Sometimes players have a unique ability to take advantage of certain ball parks, that other players simply don't have. Not even their own teammates. In 2021, Guerrero hit .294/.368/.566 with 10 HRs in 35 games at the Rogers Centre, which is outstanding. But he hit .364/.464/.827 with 21 HRs in his 44 games in Dunedin and Buffalo, which is from some other dimension altogether. I think it gave the team, the fans, and maybe even Guerrero himself a completely unrealistic idea as to what should be expected from him. So let's pro-rate his 2021 Rogers Centre numbers to 79 games, and see what kind of 2021 season he would have had without the minor league parks goosing his numbers. And voila! - his 2021 season would have looked something like .292/.369/.533 with 39 HRs and about 90 RBIs. That, and the fact that league-wide offense was down almost ten percent this year, creates an entirely new context for his work in 2022 and I don't think people, and Guerrero himself probably, would be anywhere near as disappointed by it. He's still absurdly young to be doing this in the major leagues, and he's still something of a big kid out there, having fun playing ball. Like most things in life, this works for him some of the time and works against him some of the time.

Alejandro Kirk A-
A weird player, one I've always had various reasons to be skeptical about, some of which may even be proving to have been justified. I will always be skeptical about the wisdom of putting a contender's pitching staff in the hands of anyone as inexperienced as Kirk - but he did just fine, folks. He's not very mobile back there (and that down-on-one-knee stance that Buck Martinez is always complaining about really doesn't help), but he was still better defensively than I think we had any right to expect. He's an unusual hitter - no one on the team swings and misses less often; only Biggio takes more called strikes; only Guerrero (and Tapia) hit more ground balls. I was, and I remain, skeptical that this particular type of physical specimen is built for 162 games and six months. His bat got very, very quiet - .246/.340/.320 - over the second half. And if this is what happened to him when he caught just half  the games on the schedule, having him catch even more often seems extremely unwise to me. But he's a smart young ballplayer, he's alert, and he does hustle as best he can. And when you absolutely tear the league apart in the season's first half, a bit of latitude is called for. And granted. So less catching, and more DHing, if you please.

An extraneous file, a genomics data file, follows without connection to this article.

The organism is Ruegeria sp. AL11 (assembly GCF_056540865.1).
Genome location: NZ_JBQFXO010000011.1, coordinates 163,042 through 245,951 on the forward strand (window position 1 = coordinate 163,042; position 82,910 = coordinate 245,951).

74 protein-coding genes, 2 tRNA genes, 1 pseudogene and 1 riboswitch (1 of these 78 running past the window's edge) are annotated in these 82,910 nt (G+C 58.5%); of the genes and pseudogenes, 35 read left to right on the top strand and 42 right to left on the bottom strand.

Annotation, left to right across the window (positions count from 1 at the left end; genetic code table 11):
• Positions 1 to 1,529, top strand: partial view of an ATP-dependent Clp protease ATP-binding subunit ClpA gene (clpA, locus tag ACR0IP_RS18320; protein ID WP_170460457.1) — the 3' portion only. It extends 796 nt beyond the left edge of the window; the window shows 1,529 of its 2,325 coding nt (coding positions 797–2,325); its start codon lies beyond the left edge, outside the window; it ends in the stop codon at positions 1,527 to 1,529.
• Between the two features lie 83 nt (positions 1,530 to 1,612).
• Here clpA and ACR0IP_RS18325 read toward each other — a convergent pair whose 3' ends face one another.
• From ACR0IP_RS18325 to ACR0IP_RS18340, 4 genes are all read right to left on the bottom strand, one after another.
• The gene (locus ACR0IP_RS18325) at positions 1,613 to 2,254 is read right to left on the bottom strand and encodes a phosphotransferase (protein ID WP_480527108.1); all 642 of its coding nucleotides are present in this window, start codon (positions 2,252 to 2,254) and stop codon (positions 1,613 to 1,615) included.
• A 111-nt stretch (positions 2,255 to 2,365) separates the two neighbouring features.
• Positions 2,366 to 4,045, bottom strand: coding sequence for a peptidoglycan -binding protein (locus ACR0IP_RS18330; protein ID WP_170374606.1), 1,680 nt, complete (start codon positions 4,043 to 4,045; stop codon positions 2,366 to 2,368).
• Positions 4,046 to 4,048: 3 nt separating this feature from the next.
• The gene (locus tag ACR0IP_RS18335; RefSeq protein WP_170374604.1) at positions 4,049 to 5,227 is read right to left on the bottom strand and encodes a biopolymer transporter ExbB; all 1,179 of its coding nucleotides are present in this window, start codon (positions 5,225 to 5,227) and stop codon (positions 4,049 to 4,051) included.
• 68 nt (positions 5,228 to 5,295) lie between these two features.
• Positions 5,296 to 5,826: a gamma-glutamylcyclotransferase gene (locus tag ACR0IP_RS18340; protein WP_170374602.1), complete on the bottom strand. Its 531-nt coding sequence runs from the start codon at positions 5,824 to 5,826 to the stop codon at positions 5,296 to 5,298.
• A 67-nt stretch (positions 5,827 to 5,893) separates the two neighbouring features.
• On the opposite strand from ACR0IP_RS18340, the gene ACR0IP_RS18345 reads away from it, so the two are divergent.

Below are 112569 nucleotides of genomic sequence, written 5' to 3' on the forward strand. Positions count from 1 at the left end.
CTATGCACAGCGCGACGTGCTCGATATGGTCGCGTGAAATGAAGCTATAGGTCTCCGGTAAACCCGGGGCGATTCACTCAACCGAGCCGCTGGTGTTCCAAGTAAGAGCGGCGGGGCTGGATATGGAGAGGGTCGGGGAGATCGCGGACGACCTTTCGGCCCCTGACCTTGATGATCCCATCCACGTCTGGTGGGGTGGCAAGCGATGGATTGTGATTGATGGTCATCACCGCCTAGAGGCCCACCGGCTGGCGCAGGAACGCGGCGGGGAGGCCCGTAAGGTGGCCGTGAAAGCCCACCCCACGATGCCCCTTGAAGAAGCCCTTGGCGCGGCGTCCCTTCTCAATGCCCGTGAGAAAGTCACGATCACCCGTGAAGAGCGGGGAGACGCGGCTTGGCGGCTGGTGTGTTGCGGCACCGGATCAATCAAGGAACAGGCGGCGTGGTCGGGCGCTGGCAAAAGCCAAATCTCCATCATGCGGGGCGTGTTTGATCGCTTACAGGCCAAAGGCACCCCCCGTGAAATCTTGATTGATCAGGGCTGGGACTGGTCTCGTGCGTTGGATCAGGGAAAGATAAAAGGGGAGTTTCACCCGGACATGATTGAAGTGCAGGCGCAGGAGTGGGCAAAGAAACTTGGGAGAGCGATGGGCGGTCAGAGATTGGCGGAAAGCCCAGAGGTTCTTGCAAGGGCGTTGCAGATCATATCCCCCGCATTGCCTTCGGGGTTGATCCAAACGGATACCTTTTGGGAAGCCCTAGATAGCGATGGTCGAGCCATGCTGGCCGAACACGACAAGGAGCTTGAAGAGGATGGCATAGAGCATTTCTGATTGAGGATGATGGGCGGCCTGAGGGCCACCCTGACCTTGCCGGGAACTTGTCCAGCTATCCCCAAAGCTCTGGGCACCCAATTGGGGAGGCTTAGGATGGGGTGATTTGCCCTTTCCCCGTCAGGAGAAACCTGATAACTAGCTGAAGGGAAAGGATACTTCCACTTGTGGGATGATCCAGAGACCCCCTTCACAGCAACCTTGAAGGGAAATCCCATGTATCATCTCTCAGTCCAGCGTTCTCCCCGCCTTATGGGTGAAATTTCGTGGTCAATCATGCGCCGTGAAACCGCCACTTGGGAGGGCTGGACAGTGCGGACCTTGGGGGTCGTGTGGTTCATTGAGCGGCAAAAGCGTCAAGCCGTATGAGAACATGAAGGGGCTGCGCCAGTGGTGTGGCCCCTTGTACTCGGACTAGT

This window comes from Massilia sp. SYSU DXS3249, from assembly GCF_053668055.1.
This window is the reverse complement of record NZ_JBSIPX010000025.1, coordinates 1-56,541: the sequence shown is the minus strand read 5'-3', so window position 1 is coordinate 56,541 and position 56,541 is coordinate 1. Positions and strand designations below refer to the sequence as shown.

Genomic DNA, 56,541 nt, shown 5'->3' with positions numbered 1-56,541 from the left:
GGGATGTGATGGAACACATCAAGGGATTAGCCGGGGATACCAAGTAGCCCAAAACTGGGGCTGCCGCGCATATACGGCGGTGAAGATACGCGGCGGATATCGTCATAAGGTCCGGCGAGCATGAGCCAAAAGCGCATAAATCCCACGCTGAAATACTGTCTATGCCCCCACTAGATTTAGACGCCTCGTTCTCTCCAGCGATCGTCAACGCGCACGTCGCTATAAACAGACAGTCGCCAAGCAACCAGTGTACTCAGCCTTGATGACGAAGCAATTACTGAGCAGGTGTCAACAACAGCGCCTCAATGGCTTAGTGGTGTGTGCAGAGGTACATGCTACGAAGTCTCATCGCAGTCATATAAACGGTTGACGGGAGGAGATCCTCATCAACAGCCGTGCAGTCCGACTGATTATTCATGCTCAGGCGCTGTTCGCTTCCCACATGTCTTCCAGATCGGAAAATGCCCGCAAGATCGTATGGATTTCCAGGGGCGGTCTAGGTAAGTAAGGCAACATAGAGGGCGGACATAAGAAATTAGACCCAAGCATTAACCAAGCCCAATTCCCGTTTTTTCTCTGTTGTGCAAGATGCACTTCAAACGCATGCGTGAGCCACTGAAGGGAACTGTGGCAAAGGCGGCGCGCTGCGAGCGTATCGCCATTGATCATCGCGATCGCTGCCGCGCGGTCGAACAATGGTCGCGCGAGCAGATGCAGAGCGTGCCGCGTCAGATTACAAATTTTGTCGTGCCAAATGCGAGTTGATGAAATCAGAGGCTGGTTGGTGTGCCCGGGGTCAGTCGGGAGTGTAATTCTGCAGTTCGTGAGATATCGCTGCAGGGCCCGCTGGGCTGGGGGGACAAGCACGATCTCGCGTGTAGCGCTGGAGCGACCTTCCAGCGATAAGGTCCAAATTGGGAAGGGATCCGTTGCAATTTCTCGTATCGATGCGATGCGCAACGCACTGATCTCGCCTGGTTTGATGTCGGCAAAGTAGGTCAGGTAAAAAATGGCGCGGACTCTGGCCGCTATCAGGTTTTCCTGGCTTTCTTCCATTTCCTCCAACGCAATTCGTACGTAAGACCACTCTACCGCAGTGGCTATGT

Anthony Bass A-
He didn't much resemble the pitcher I remember from 2020. That guy was a perfectly serviceable bullpen arm. This one was something else, until his disastrous outing against the Mariners in the post-season. Well, most batters hit right-handed, and Bass turns them into light-hitting pitchers (.161/.222/.245). The team has an option on him for 2023, and I suppose they'll exercise it.

Matt Gage A-
Finally got his chance this June, and pitched very well for an entire month. So they sent him back to Buffalo so the team could find out why the Pirates didn't want Anthony Banda. Baseball teams, man. They sure do dumb things. All of them. Even Tampa Bay.

Ross Stripling B+
There's nothing quite like having the best season of your career just as you head into free agency. Stripling will be 33 in a couple of months, and having never earned any really big baseball money, he's going to need to get paid. I also think he'd like to be assured that he's being signed to be part of someone's starting rotation, that his swingman days are behind him. In other words, he's exactly where Marco Estrada was after the 2015 season. Somehow, I think it'll take more than $26 million over two years to bring Stripling back. I hope they work it out. As I grew so fond of saying, he pitches like a grownup. It's almost refreshing.

Kevin Gausman B+